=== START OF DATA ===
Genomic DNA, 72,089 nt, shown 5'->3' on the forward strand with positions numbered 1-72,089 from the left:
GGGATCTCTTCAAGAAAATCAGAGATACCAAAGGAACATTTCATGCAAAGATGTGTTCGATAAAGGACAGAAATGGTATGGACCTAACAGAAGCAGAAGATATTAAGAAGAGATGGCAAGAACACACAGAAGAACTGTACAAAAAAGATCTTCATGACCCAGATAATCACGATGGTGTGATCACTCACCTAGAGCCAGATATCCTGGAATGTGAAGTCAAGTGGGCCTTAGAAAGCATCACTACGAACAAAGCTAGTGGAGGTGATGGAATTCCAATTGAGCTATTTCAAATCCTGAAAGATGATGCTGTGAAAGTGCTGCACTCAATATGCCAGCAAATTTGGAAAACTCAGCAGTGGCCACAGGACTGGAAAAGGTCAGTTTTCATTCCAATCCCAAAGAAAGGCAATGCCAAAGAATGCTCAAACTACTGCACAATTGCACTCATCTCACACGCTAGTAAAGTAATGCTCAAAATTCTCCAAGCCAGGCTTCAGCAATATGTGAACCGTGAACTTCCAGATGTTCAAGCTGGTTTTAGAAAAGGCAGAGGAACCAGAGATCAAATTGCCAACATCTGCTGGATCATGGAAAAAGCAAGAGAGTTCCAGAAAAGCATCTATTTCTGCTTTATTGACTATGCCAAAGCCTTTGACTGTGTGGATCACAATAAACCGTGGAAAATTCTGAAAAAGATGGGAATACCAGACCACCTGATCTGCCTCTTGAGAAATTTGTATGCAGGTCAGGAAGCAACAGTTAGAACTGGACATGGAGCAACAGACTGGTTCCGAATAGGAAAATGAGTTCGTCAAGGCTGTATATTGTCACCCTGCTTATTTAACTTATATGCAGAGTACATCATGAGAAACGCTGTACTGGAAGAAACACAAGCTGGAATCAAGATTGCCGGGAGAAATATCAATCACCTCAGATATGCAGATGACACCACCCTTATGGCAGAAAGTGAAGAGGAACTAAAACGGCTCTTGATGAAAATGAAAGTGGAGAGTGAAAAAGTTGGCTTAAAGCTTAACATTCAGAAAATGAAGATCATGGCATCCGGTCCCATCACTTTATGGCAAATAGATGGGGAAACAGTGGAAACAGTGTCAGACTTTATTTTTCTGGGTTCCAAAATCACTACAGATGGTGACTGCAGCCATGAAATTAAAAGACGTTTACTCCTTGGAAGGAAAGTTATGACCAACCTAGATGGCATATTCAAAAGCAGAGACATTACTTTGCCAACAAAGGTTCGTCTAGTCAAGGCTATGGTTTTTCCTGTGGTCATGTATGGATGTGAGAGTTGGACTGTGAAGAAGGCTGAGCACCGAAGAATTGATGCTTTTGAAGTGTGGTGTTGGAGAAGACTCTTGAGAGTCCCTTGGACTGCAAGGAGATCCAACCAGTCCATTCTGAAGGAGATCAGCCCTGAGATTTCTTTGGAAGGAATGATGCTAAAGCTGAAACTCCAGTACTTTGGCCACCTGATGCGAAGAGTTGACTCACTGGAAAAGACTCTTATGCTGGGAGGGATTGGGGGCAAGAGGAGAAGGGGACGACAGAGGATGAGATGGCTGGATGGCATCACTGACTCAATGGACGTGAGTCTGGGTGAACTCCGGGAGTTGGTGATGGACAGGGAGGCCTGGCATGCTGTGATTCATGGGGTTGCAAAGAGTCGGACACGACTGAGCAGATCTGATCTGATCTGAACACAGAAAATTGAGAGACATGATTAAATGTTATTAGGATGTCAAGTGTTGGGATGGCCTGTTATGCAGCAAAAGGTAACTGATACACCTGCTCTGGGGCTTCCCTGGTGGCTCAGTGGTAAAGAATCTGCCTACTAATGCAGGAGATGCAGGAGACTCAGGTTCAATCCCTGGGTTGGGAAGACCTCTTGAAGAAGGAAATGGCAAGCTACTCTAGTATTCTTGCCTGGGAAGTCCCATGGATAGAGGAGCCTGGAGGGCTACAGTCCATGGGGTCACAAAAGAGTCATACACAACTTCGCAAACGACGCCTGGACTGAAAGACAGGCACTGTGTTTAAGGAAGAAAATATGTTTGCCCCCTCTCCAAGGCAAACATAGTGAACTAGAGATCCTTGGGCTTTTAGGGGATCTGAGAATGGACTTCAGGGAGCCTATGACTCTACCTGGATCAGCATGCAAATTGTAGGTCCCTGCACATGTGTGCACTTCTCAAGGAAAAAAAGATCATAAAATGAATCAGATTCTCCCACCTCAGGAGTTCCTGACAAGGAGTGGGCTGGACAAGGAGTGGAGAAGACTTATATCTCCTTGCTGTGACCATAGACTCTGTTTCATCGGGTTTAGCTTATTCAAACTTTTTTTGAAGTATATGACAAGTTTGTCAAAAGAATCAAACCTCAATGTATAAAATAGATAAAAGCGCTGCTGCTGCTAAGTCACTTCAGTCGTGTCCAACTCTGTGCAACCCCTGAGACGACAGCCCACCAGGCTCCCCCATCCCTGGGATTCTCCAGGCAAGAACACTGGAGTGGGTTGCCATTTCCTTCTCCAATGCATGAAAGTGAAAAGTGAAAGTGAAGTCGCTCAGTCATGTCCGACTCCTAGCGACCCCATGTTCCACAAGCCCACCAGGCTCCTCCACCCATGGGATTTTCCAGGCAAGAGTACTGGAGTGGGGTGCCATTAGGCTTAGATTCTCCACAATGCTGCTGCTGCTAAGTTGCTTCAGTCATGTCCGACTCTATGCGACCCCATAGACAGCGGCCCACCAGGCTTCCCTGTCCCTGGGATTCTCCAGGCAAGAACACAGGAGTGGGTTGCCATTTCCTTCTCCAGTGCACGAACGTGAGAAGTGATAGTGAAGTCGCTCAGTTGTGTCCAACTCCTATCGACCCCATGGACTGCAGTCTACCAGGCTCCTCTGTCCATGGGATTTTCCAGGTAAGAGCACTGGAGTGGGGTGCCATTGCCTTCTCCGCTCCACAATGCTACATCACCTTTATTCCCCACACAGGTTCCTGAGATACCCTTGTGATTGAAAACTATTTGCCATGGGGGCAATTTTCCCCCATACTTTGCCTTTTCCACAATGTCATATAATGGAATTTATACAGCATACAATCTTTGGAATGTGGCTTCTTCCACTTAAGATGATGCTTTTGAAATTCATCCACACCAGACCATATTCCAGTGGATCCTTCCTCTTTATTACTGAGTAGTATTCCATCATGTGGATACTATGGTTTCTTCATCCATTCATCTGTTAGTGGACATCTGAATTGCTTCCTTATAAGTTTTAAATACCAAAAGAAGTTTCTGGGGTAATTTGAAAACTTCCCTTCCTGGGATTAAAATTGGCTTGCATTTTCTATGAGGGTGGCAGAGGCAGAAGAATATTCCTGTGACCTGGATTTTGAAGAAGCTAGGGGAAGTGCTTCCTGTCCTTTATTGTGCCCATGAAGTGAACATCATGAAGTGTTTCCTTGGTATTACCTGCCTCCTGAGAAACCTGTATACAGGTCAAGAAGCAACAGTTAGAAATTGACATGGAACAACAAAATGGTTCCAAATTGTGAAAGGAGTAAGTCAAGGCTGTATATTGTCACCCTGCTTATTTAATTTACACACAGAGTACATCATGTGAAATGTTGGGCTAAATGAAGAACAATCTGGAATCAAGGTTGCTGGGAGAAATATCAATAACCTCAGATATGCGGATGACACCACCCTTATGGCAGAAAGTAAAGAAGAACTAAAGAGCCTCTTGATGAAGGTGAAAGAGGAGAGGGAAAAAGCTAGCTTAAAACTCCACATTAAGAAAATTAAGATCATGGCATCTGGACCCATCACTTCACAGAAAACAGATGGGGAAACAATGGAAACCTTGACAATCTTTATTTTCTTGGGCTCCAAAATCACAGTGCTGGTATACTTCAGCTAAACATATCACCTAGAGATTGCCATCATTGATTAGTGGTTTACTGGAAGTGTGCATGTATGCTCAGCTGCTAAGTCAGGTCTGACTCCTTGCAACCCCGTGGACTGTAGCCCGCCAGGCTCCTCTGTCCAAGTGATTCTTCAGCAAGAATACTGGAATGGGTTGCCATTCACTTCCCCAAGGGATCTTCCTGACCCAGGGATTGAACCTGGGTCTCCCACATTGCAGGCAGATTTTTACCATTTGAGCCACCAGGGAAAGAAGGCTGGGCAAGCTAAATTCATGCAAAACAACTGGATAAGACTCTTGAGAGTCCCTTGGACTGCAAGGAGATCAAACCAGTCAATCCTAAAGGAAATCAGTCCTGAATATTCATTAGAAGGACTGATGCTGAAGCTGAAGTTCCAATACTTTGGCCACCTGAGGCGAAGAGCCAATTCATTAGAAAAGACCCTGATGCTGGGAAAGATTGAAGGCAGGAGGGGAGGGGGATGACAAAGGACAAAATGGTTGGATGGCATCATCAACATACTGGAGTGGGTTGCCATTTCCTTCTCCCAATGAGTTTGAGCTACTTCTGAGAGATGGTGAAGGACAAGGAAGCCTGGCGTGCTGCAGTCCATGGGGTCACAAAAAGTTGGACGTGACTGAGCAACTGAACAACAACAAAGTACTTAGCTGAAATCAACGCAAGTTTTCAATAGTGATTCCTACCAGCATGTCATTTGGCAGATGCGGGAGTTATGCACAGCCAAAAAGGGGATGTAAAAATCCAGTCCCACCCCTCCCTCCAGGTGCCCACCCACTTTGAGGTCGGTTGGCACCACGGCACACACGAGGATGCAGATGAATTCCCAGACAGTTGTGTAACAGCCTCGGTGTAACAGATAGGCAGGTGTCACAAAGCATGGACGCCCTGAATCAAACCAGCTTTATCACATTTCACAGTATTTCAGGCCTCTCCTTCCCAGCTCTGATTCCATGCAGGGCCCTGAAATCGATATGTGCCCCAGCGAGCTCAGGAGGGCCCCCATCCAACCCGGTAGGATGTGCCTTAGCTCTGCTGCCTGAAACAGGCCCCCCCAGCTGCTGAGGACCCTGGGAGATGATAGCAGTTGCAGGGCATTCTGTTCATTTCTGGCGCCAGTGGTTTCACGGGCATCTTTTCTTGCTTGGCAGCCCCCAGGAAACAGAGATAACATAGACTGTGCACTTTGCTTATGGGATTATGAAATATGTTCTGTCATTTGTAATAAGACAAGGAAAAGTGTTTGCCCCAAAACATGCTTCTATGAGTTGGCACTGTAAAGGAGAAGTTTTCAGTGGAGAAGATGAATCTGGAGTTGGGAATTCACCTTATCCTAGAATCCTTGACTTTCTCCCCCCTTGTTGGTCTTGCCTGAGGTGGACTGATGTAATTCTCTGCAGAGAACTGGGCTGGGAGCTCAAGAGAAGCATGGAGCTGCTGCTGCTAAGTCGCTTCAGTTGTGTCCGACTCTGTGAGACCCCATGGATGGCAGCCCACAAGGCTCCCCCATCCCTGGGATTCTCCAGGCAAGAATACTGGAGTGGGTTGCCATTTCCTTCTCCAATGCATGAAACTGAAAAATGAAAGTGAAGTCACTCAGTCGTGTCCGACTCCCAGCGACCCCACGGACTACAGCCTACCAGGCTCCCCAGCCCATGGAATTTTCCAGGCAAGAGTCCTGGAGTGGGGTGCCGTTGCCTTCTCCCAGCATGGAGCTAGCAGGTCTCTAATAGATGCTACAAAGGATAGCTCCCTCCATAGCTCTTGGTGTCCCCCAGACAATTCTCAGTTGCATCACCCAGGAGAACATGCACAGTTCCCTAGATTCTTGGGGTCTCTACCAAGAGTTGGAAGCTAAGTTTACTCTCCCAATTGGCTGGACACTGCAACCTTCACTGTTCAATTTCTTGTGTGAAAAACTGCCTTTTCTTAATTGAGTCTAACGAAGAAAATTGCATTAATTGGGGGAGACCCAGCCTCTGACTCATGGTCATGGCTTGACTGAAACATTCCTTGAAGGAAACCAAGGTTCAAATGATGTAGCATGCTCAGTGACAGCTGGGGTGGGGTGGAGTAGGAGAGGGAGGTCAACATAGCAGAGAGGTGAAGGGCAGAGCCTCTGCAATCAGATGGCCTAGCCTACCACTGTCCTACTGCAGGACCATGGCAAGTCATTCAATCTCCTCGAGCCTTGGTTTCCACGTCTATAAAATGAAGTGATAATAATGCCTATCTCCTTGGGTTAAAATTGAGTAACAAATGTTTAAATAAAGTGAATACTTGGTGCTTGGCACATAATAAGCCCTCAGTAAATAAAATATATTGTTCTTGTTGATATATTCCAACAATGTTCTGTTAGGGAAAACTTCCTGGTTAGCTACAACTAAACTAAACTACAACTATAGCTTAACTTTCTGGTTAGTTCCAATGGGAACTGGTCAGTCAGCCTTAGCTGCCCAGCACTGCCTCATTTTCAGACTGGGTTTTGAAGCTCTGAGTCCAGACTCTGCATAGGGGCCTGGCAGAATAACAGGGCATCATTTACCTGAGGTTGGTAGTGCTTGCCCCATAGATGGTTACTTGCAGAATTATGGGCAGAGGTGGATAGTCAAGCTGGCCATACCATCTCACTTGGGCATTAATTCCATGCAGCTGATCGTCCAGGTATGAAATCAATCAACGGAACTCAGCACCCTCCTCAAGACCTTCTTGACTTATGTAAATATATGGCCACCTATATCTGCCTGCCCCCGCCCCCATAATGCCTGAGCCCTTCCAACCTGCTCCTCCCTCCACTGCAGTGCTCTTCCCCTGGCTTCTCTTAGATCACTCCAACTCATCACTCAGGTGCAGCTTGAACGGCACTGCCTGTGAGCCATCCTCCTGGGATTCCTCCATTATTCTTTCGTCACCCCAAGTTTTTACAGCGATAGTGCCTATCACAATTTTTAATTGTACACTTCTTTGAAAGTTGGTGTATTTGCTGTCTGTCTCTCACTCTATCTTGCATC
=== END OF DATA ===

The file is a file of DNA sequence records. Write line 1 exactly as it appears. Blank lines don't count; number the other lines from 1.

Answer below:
Genomic DNA, 72,089 nt, shown 5'->3' on the forward strand with positions numbered 1-72,089 from the left: